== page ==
The power of soccer

8 August 2011


Take one motley group of soccer players, all of whom have battled the odds for most of their lives, and fit them out with soccer jerseys. These are the Australian Street Socceroos.

In 2005, the Street Socceroos, led by coach George Halkias, embarked on their greatest adventure yet when they took part in their first international soccer tournament, the Homeless World Cup in Scotland.

The Street Socceroos were out to perform at their best on the world stage. For the players, however, this wasn’t just a sporting event – the tournament had a greater significance.

This group of disadvantaged individuals – experiencing homelessness,  mental illness or the ravaging cycle of substance abuse – were out to triumph over adversity and resurrect their individual lives.

In their inaugural appearance, the Street Socceroos reached the quarter-final against the home team, Scotland. National coach George Halkias relives some of his fondest memories of the match.

‘It was a Friday afternoon and the atmosphere was electric at the packed 3,000-seat arena. Scotland won the game with literally the last kick and the crowd erupted,’ Halkias recalls.

‘The teams embraced and the crowd just applauded and cheered. There was great comradery between the two groups and our players had tried their best.’

Each year, more than 60 teams from around the world compete at the Homeless World Cup.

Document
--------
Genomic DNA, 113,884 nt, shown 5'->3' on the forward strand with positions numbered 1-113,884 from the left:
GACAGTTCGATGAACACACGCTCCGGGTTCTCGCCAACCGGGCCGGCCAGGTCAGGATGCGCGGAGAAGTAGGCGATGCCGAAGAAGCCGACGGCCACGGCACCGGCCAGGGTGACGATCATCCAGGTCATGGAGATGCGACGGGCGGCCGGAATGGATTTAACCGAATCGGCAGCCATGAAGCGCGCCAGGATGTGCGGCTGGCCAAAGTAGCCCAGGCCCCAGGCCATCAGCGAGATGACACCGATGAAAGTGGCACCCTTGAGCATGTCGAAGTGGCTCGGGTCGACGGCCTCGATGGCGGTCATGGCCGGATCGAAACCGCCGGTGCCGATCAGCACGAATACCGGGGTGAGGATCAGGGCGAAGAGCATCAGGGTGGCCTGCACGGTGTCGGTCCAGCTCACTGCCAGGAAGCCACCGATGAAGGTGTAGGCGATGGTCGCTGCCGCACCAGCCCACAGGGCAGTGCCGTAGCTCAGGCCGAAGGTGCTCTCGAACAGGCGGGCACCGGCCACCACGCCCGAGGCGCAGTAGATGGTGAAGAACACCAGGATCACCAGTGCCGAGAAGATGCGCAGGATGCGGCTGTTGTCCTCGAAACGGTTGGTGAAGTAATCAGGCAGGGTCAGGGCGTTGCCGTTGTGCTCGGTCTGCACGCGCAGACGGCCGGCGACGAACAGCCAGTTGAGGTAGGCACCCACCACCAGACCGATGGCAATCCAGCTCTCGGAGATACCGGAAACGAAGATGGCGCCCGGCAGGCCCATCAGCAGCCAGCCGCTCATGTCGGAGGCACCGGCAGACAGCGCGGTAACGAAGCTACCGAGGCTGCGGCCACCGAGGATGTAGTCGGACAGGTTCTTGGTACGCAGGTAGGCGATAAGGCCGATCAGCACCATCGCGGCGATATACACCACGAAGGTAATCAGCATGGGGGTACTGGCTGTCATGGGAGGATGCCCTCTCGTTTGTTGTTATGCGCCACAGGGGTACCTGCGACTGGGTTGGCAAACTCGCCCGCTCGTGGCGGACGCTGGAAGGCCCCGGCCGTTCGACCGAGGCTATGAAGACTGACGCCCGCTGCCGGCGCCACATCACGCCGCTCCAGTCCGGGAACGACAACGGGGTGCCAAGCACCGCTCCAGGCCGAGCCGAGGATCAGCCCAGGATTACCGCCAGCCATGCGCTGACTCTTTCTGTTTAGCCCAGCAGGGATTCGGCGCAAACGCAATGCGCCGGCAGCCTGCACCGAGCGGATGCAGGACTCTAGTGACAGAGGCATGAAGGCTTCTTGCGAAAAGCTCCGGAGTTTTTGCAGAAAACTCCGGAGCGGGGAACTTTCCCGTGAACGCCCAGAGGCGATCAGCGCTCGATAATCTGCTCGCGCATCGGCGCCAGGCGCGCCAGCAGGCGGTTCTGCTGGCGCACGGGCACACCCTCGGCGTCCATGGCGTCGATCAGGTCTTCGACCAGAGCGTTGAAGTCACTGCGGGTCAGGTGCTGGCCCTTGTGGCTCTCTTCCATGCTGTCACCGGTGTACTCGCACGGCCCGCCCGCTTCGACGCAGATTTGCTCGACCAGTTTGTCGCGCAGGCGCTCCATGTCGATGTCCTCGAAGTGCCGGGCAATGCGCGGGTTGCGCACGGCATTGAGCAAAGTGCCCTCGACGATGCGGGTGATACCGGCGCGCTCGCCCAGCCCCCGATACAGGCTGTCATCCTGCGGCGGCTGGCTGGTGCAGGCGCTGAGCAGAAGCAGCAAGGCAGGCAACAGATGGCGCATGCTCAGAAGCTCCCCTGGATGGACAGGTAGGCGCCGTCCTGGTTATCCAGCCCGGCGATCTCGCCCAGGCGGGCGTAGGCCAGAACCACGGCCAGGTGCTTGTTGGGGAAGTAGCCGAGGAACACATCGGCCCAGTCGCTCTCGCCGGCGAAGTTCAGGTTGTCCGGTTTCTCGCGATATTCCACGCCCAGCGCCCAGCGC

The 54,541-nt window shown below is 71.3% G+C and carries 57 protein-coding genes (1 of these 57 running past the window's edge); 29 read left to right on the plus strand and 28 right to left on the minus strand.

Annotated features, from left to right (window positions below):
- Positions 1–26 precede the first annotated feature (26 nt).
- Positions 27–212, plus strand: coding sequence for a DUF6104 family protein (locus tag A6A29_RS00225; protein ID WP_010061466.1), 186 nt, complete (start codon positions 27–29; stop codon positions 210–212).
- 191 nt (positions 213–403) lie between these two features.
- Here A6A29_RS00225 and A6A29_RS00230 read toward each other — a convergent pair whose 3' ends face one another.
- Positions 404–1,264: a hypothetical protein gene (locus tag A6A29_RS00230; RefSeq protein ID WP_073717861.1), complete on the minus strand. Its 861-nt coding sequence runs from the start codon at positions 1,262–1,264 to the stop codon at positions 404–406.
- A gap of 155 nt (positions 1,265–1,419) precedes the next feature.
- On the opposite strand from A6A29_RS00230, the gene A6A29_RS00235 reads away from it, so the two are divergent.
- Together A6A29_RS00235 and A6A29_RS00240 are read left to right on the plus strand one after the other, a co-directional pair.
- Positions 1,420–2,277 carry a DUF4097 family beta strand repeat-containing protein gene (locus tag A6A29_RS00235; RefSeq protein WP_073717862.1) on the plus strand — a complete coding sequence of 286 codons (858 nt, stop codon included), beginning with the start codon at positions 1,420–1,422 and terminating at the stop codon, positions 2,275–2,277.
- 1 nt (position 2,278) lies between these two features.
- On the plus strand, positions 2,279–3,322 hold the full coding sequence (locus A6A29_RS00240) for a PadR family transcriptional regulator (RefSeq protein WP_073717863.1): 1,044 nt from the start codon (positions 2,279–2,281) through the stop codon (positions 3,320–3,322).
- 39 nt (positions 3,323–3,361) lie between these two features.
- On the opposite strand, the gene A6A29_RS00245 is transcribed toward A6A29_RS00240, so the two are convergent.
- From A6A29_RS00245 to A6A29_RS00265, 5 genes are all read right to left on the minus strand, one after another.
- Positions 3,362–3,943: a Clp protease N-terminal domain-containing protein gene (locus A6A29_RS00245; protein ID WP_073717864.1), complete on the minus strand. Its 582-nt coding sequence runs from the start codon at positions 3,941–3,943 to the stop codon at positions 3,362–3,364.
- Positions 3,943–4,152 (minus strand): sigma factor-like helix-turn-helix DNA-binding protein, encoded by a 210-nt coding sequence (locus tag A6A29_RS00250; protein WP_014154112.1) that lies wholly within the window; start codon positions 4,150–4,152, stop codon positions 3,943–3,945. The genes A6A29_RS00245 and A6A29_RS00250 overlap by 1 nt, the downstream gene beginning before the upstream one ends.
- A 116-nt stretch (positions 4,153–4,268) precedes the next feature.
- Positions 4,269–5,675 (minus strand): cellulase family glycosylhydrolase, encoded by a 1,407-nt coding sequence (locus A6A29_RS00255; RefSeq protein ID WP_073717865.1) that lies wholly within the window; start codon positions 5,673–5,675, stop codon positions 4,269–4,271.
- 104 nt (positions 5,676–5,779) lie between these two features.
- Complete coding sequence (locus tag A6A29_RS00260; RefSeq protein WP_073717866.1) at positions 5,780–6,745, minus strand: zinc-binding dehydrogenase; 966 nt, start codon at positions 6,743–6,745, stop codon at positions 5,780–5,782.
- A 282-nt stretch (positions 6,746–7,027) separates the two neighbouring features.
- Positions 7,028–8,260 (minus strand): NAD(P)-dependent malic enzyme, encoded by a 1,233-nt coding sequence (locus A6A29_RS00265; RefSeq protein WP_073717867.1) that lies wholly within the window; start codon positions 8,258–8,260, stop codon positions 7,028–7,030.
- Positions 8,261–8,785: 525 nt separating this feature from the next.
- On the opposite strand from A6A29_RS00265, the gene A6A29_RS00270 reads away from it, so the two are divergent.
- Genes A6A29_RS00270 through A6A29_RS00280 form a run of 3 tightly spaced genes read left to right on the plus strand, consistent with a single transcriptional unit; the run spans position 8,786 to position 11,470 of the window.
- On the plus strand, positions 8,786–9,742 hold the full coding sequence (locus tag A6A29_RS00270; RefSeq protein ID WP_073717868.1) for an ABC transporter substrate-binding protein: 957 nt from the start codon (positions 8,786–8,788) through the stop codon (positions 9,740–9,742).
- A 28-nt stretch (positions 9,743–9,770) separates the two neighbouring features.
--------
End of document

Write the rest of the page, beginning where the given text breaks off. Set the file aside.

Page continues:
Halkias will once again lead the Street Socceroos at this year’s tournament in Paris from August 21 to 28 – his sixth campaign in charge of the national squad.

Coach Halkias works for The Big Issue Australia, an independent organisation which helps the disadvantaged earn an income. As part of his role, Halkias oversees the Street Soccer Program.

Street Soccer is designed to help improve the physical and psychological well-being of the disadvantaged.

‘Players hear about the program through accessing services, including crisis shelters, refuges, drug rehabs, mental health services and word of mouth,’ Halkias says.

Street Soccer, which kicked off in Melbourne in 2004, continues to grow rapidly across the country. The program now operates in over 30 sites across Australia, from capital cities to regional centres and in indigenous communities.

Street Soccer teams train once a week, all year round.

‘[Training consists of] two hour sessions of fun football and exercise, special guests, team building opportunities and other activities that help the players develop and grow as individuals, not just [as] footballers,’ says Halkias.

Each year, selectors nominate players for the Street Socceroos national team, which competes at the Homeless World Cup.  The team consists of players with a vision for a brighter future, all of whom are committed to overcoming their personal struggles.

The Homeless World Cup format can be compared to the indoor game, now widely known as futsal. This tournament brings together players from Street Soccer programs worldwide. It’s an adapted form of soccer: fast paced and physically gruelling, with some thrilling end-to-end action.

The game is split into two halves of seven minutes each. Each team consists of eight players in total – both males and females aged over 16 – with a maximum of four players per team on the court.